Evidence for the occurrence of intense warm intervals, warmer than scientists thought possible over the past 2.8 million years obtained. This was collected on the first analyses of the longest sediment core ever collected on land in the terrestrial Arctic.
Further, these extreme warm periods correspond closely with times when parts of Antarctica were ice-free and also warm, suggesting strong inter-hemispheric climate connectivity.
"The polar regions are much more vulnerable to change than we thought before," said the project's Co-Chief scientists Martin Melles of the University of Cologne, Germany, Julie Brigham-Grette of the University of Massachusetts Amherst, USA, and Pavel Minyuk of Russia's North-East Interdisciplinary Scientific Research Institute in Magadan.
The data reported come from analyzing sediment cores collected in 2009 from under ice-covered Lake El'gygytgyn in the northeast Russian Arctic.
"Lake E" was formed 3.6 million years ago when a huge meteorite hit the Earth and blasted out an 11-mile (18 km) wide crater. It has been collecting layers of sediment ever since. Moreover, the meteorite luckily hit one of the few areas in the Arctic not eroded by continental glaciers, leaving the thick sediment record remarkably undisturbed and continuous. Consequently, cores from Lake E reach back in geologic time nearly 30 times farther than Greenland ice cores covering the past 110,000 years.
The sediment cores from Lake El'gygytgyn reflect the climatic and environmental history of the Arctic with great sensitivity. The physical, chemical and biological properties of the sediments match the glacial/interglacial pattern known globally for the ice ages. However, it is conspicuous that some warm phases are exceptional, marked by extraordinary high biological activity in the lake, well above the background of rather regular climate cycles.
In order to quantify the climate differences associated with the variable interglacial intensities, four warm phases were investigated in detail: the two youngest, "normal" interglacials, since 12,000 years and about 125,000 years ago, and two of the "super" interglacials, about 400,000 and about 1.1 million years ago.
According to pollen-based climate reconstructions, summer temperatures and annual precipitation during the super interglacials were about 4 to 5 degrees C warmer and about 12 inches (300 mm) wetter than during normal interglacials. The super interglacial climates suggest that it's virtually impossible for the Greenland's ice sheet to have existed in its present form at those times.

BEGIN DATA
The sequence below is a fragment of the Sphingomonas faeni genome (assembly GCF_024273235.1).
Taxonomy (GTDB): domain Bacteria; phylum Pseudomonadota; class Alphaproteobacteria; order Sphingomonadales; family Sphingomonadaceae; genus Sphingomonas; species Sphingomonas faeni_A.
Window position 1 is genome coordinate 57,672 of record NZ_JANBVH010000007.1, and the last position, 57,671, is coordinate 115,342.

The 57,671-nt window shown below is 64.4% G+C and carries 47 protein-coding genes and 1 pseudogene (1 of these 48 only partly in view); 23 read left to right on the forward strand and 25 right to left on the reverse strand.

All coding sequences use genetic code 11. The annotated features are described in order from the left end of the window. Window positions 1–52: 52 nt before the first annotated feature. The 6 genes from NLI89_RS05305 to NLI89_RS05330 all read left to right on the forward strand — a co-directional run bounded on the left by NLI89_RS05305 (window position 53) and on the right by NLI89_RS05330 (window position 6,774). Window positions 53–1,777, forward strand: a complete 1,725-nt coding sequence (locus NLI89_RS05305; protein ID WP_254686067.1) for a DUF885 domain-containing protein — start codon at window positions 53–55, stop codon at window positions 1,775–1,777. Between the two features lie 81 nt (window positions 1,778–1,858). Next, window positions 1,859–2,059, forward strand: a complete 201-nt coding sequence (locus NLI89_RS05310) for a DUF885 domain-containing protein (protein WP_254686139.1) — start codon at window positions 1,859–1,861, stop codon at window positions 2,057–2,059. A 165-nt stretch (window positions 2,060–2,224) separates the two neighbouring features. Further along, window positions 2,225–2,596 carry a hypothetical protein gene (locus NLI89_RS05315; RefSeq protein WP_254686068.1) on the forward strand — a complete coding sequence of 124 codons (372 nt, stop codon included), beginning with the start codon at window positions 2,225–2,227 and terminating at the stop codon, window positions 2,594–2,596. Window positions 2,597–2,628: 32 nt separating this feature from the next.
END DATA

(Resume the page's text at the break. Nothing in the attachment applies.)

Simulations using a state-of-the-art climate model show that the high temperature and precipitation during the super interglacials cannot be explained by Earth's orbital parameters or variations in atmospheric greenhouse gases alone, which geologists typically see driving the glacial/interglacial pattern during ice ages. This suggests additional climate feedbacks are at work. The scientists suspect the trigger for intense interglacials might be in Antarctica.
Earlier work by the international ANDRILL program discovered recurring intervals when the West Antarctic Ice Sheet melted. The current study showed that some of these events match remarkably well with the super interglacials in the Arctic.
The researchers discussed two scenarios for future testing that could explain the associated inter-hemispheric climate coupling. First, reduced glacial ice cover and loss of ice shelves in Antarctica could have limited formation of cold bottom water masses that flow into the north Pacific and well up to the surface, resulting in warmer surface waters, higher temperatures and increased precipitation on nearby land.
Alternatively, disintegration of the West Antarctic Ice Sheet likely led to a significant global sea level rise and allowed more warm surface water to penetrate into the Arctic Ocean through the Bering Strait.
"The exceptional climate warmings in the Arctic and the obvious interhemispheric interdependencies were not known before our studies", the Co-Chief scientists summarized.
"The data are of global significance, taking strong indications for an ongoing collapse of ice shelves around the Antarctic Peninsula and margins of the West Antarctica Ice Sheet and its potential acceleration in the near future - in this respect the past could be the key to the future," they added.
The study appeared this week in Science.